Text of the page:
The Margaritaville portfolio was proposed by Scott Burns, a popular Dallas Morning News financial columnist. It consists of one part total stock index, one part international stock index, and one part inflation-protected Treasury securities.

'Total return is the amount of value an investor earns from a security over a specific period, typically one year, when all distributions are reinvested. Total return is expressed as a percentage of the amount invested. For example, a total return of 20% means the security increased by 20% of its original value due to a price increase, distribution of dividends (if a stock), coupons (if a bond) or capital gains (if a fund). Total return is a strong measure of an investment’s overall performance.'

Using this definition on our asset we see for example:- The total return, or performance over 5 years of Margaritaville Portfolio is 50.7%, which is lower, thus worse compared to the benchmark SPY (110.3%) in the same period.
- Compared with SPY (39.7%) in the period of the last 3 years, the total return, or performance of 14.3% is lower, thus worse.

'The compound annual growth rate (CAGR) is a useful measure of growth over multiple time periods. It can be thought of as the growth rate that gets you from the initial investment value to the ending investment value if you assume that the investment has been compounding over the time period.'

Which means for our asset as example:- Compared with the benchmark SPY (16.1%) in the period of the last 5 years, the annual performance (CAGR) of 8.6% of Margaritaville Portfolio is lower, thus worse.
- Compared with SPY (11.8%) in the period of the last 3 years, the annual return (CAGR) of 4.6% is lower, thus worse.

'In finance, volatility (symbol σ) is the degree of variation of a trading price series over time as measured by the standard deviation of logarithmic returns. Historic volatility measures a time series of past market prices. Implied volatility looks forward in time, being derived from the market price of a market-traded derivative (in particular, an option). Commonly, the higher the volatility, the riskier the security.'

Which means for our asset as example:- The historical 30 days volatility over 5 years of Margaritaville Portfolio is 12.9%, which is smaller, thus better compared to the benchmark SPY (20.9%) in the same period.
- Looking at volatility in of 11.4% in the period of the last 3 years, we see it is relatively smaller, thus better in comparison to SPY (17.5%).

'Risk measures typically quantify the downside risk, whereas the standard deviation (an example of a deviation risk measure) measures both the upside and downside risk. Specifically, downside risk in our definition is the semi-deviation, that is the standard deviation of all negative returns.'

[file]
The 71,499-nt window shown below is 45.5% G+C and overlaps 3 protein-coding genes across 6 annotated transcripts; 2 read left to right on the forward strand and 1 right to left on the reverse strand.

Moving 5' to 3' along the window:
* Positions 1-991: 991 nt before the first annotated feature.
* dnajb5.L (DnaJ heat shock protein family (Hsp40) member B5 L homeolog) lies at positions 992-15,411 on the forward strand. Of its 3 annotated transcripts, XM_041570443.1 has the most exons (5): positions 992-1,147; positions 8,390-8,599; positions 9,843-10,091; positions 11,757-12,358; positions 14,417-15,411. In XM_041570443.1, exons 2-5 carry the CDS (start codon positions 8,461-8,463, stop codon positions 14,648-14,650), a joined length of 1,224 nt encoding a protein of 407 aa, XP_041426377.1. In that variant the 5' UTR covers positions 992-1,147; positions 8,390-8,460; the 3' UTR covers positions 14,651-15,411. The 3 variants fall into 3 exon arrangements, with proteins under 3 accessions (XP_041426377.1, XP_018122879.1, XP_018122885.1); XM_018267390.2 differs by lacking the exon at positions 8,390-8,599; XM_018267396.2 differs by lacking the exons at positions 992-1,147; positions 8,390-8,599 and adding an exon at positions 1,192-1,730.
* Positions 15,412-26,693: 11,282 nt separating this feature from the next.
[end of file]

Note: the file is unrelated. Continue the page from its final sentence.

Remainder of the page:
Applying this definition to our asset in some examples:- Looking at the downside volatility of 9.4% in the last 5 years of Margaritaville Portfolio, we see it is relatively lower, thus better in comparison to the benchmark SPY (14.9%)
- Looking at downside risk in of 7.8% in the period of the last 3 years, we see it is relatively lower, thus better in comparison to SPY (12.2%).

'The Sharpe ratio (also known as the Sharpe index, the Sharpe measure, and the reward-to-variability ratio) is a way to examine the performance of an investment by adjusting for its risk. The ratio measures the excess return (or risk premium) per unit of deviation in an investment asset or a trading strategy, typically referred to as risk, named after William F. Sharpe.'

Which means for our asset as example:- Looking at the risk / return profile (Sharpe) of 0.47 in the last 5 years of Margaritaville Portfolio, we see it is relatively lower, thus worse in comparison to the benchmark SPY (0.65)
- During the last 3 years, the ratio of return and volatility (Sharpe) is 0.18, which is smaller, thus worse than the value of 0.53 from the benchmark.

'The Sortino ratio measures the risk-adjusted return of an investment asset, portfolio, or strategy. It is a modification of the Sharpe ratio but penalizes only those returns falling below a user-specified target or required rate of return, while the Sharpe ratio penalizes both upside and downside volatility equally. Though both ratios measure an investment's risk-adjusted return, they do so in significantly different ways that will frequently lead to differing conclusions as to the true nature of the investment's return-generating efficiency. The Sortino ratio is used as a way to compare the risk-adjusted performance of programs with differing risk and return profiles. In general, risk-adjusted returns seek to normalize the risk across programs and then see which has the higher return unit per risk.'